As Jordan Ellenberg, the author of How Not to Be Wrong, describes in his book, students tend to become alienated from math at two points in their math journey. The first of these points occurs at the introduction of fractions in primary school. It is challenging for students to understand the difference between natural, or counting, numbers and the more complex constructs that describe proportions and relationships. The second point that tends to lead to mathematical disinterest is the introduction of algebra. Ellenberg hypothesizes that algebra—which is an exercise in reverse engineering a formula—becomes tedious and confusing. Before the introduction of algebra, math is a straightforward, algorithmic exercise. For me, the introduction of algebra was mind numbing. My math teachers told me that math was important in engineering and in building our world, but what I saw was a system that seemed to reject creativity and divergent thought.
I recall, with great clarity, my 7th-grade math teacher stating that his method for solving equations as “the only way” to solve problems. To the middle-school version of myself, it seemed impossible that, given the rigidity of math, it could have applications in engineering, architecture, and other creative ventures.
To my surprise, I actually ended up liking math when I was in business school. I discovered that are many applications for math and its related skills. Even though I have no expectation of becoming a great mathematician, I do appreciate the use of math to support decision-making and forecast future outcomes with greater precision than my gut feelings allow.
Title: How Not to Be Wrong: The Power of Mathematical Thinking
Author: Jordan Ellenberg
Formats: Paperback, hardcover, and Kindle
Publisher: Penguin Books
Published: May 26, 2015, Reprint edition
Numbers Don’t Lie, but
Statisticians Politicians Do
A central theme of Ellenberg’s book is that people should embrace mathematical literacy so they cannot be deceived when those in authority present numbers to them—be they the media, politicians, financial advisors, or others. Frequently, people assume that numbers are accurate without checking the math. Even if we do check the arithmetic, it is still possible to get bad information because of our limited perspective on the data.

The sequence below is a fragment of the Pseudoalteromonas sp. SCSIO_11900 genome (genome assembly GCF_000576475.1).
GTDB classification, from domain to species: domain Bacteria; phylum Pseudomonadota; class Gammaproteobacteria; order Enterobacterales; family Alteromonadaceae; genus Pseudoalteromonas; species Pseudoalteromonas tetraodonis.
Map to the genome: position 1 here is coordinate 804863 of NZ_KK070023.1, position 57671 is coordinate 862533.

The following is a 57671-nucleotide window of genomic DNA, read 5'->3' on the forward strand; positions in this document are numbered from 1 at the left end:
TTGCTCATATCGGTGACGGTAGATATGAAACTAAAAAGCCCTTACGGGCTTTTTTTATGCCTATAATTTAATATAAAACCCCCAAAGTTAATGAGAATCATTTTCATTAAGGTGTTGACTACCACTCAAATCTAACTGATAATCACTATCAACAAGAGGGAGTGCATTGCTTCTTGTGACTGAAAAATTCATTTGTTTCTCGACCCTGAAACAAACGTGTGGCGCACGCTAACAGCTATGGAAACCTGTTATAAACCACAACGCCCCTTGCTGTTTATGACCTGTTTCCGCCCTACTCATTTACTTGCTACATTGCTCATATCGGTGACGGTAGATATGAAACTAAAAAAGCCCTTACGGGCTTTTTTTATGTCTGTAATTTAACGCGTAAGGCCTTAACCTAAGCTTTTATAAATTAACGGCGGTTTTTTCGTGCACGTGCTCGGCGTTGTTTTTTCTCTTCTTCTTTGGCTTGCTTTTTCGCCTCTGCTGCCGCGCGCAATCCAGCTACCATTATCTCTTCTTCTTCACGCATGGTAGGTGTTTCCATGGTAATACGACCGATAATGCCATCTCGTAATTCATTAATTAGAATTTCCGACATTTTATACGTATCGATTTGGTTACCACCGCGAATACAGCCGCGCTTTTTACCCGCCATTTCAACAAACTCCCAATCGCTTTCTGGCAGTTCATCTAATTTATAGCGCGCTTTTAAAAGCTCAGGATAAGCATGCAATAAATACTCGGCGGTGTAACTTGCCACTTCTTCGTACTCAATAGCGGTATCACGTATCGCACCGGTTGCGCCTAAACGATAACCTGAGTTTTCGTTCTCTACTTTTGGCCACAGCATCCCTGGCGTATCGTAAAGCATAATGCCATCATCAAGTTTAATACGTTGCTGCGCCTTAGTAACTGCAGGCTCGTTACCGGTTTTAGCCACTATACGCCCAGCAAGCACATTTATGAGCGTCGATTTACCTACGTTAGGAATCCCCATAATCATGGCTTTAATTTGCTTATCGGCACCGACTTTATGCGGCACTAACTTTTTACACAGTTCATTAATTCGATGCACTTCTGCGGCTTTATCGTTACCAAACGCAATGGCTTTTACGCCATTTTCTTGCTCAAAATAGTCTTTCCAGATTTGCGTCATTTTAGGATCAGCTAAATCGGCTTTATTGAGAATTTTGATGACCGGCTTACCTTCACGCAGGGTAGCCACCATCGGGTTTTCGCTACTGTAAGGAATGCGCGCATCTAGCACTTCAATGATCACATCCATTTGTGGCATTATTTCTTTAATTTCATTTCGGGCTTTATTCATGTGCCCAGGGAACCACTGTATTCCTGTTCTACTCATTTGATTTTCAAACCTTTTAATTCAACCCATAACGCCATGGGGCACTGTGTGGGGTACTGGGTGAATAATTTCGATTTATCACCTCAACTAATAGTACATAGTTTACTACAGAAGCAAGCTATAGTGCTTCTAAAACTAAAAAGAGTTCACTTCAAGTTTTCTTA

Ellenberg provides a wonderful example: In June 2011, the U.S. Bureau of Labor Statistics released a report showing anemic job growth of only 18,000 jobs. That was not good news, but the governor of Wisconsin was heartened to see—and likely overjoyed to claim in a news release—that his state accounted for more than 50% of the national jobs growth in the U.S., with 9,500 new jobs. While that could be possible, this information should inspire closer examination because we know that Wisconsin is just one of 50 states and is not among the most populous states. After reviewing the data, It was clear that Minnesota had also added 13,000 jobs during the same period. How could this be? Minnesota’s 13,000 jobs plus Wisconsin’s 9,500 jobs added up to more new jobs than the entire U.S. economy added during that period.
This is the point at which people might realize that the data was cherry-picked to support a predetermined narrative. While it might have been true that these states added jobs, the Wisconsin governor’s claim conveniently omitted the churn—jobs that the state lost during the same period. Not counting negative numbers is a fundamental error in representing information. This example becomes especially important as we consider accountability for investments, employees, and politicians.